We left our worthies at the starting line, the baton handed to the first CLAIM questioner.
First lady sailed a softball, asking the legislator-panelists how their records demonstrated them to be in line with President Obama’s program for education.
To which Kimberly A. Lightford, senator from Maywood, Democrat like the others on the panel, in office since 1998, officed at 10001 W. Roosevelt in Westchester, currently vice-chair of the Senate’s education committee:
She led the lowering of compulsory schooling age from seven to six, has goal of reducing it to five. Some parents objected to the six, but it’s a “perfect time” for early-childhood ed. She was very thankful that this year there had been “no deep-freeze” in funding for public schools.
Don Harmon of Oak Park, senate president pro tem: “We all like early-childhood education, but it’s a fight every year because of budget pressures.”
LaShawn Ford of Oak Park, rep for South Oak Park and points south and west as far as LaGrange, officed at 4800 W. Chicago in the city and 816 S. Oak Park in OP, under federal indictment since November of 2012, on 17 counts of bank fraud, has remained untouched in the General Assembly because the alleged fraud happened in 2006, before he assumed office in 2007. In fact, since the indictment, he was named — in February of this year — chairman of the newly constituted Illinois House “Restorative Justice Committee,” which is intended to call a halt to state government’s “addiction to incarceration, reduce [the state’s] crippling corrections budget and improve public safety.”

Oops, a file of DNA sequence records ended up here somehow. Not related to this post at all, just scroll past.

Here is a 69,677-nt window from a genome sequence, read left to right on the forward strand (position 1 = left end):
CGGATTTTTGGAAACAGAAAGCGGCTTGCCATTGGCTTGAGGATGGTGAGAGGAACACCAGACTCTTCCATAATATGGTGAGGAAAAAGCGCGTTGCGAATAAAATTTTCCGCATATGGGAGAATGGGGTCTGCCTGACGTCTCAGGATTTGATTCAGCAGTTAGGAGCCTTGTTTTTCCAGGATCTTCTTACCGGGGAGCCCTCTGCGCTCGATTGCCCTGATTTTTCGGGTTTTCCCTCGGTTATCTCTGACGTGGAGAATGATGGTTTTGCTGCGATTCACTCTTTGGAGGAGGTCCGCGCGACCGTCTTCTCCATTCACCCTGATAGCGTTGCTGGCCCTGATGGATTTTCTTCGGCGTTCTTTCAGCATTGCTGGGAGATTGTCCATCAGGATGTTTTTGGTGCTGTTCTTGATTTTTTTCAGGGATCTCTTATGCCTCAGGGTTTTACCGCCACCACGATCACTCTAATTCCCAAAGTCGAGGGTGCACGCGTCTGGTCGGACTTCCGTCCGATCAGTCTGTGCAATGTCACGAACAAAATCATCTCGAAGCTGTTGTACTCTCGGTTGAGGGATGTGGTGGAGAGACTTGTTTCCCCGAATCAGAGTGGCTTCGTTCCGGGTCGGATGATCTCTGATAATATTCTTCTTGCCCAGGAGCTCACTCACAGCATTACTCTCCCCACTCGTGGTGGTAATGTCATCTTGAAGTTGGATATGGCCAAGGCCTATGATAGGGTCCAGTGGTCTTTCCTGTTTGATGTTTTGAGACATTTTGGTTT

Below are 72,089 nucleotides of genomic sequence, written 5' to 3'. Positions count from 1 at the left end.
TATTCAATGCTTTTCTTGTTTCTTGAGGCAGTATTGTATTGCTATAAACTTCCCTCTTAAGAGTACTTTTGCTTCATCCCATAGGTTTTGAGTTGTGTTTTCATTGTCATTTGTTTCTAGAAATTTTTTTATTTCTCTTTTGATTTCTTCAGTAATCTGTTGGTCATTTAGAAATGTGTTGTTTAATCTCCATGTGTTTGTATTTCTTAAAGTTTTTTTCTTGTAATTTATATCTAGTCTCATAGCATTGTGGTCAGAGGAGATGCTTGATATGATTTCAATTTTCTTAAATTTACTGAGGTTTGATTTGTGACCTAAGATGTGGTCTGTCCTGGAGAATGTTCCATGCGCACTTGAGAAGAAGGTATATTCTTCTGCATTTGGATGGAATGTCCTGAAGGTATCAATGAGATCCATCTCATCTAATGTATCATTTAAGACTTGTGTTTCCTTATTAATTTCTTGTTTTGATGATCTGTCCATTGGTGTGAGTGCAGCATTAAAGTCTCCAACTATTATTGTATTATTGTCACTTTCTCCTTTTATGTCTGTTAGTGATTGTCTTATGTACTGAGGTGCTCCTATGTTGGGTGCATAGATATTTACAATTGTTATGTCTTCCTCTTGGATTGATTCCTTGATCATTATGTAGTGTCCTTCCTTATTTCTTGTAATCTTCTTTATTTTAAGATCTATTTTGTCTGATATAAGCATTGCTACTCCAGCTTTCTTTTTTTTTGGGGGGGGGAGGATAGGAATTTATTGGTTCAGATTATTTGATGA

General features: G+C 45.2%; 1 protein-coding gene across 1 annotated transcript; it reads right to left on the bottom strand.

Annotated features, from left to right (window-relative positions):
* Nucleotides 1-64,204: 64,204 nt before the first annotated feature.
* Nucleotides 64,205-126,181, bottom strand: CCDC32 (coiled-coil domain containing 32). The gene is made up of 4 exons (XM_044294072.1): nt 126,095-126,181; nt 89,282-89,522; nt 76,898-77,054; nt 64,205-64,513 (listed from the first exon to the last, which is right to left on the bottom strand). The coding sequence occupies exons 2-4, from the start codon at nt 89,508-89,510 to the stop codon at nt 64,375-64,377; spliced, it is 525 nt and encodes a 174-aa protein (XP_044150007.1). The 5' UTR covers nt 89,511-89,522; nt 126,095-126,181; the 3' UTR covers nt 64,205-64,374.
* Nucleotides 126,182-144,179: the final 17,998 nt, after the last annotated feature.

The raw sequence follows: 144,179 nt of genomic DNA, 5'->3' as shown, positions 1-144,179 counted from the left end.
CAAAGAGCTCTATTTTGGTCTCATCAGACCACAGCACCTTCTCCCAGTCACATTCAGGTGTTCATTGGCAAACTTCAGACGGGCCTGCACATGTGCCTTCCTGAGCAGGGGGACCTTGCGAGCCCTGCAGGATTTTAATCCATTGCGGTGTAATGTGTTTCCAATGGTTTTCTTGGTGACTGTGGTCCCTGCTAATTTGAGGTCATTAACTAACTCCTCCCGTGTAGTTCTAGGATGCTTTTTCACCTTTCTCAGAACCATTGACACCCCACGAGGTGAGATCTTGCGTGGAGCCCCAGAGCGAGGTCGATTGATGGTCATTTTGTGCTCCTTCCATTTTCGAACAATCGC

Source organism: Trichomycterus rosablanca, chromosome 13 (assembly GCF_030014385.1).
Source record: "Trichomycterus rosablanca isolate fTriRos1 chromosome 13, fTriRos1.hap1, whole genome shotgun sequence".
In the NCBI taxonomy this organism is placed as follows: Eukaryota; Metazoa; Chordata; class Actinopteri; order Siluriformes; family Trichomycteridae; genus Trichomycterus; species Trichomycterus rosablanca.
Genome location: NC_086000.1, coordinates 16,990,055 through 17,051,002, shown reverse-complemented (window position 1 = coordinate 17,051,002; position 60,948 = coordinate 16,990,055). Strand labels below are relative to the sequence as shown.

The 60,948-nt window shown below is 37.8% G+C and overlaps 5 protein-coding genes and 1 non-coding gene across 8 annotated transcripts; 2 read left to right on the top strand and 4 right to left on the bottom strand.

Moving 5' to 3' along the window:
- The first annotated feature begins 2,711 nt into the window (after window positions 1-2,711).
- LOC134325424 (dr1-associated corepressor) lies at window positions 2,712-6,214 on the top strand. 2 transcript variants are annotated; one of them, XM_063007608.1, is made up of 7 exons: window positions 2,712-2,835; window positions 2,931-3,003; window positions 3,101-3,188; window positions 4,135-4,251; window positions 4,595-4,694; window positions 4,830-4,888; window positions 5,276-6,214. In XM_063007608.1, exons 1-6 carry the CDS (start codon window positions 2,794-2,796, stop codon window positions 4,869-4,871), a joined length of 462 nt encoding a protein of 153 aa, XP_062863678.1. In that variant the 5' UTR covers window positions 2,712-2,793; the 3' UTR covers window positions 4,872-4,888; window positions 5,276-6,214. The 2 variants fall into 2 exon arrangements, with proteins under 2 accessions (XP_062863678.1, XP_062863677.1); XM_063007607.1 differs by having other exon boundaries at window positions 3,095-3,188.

He has “always fought for a fairness in justice,” “even before the situation that has occurred with me,” he told WBEZ, referring to his indictment. He “wants to address some wide-ranging issues in his new position, from finding jobs for ex-offenders to disparities in sentencing guidelines to reducing violent crime in Chicago,” WBEZ wrote, then quoting Ford, “There is a state of emergency thats going on in the communities.”
Ford to the question: He quoted Obama — the earlier the better when it comes to schooling — and said he (and his wife, presumably) began their nine-year old’s schooling at nine months. “It’s part of going to school,” he said. “There are so many reasons” for liking early-childhood ed.
Finally, Camille Lilly, state rep for a larger swath of Oak Park plus parts of Austin, Galewood, and Melrose Park and most if not all of Elmwood Park and Franklin Park, appointed in 2010, elected unopposed in 2012, officed at 5755 W. Division in the city: “We struggle with the economy but have to make [public] education a priority, like our great president.”
The superintendent had a question. “What’s in the hopper?” he asked.
Ford declared the evening’s “collaboration” as “good,” urged legislation that would bring “the universities” in on the early-ed agenda or encourage them further in that direction.
Lightford: We need university pre-school “for all.” “We’ve done a good job” so far in early-childhood ed.
2nd question from the CLAIM table, from a different lady: Would you support legislation forcing dual-district schools to hand data over to each other? (As OPRF to D97 elementary schools)
Harmon: What data?
Q lady: “Achievement data, for a start,” test scores, “such as are used to help students.” Plus “records, behavior data.” (This gleaned from lengthy explanation by her)
Harmon: There are impediments to that?
Q lady: Yes.
Harmon: “Has anyone ever tried to change the law? Who is opposed to such a change? Best thing is to try to get a bill passed and that way see who doesn’t like it.” (He was schooling her. The forum’s rationale was unravelling before the audience’s very eyes.)
Finally for this question, Lilly, fence-straddling: “Information is powerful. At all levels. It can make a difference. This is something we need to look into and get our hands around.”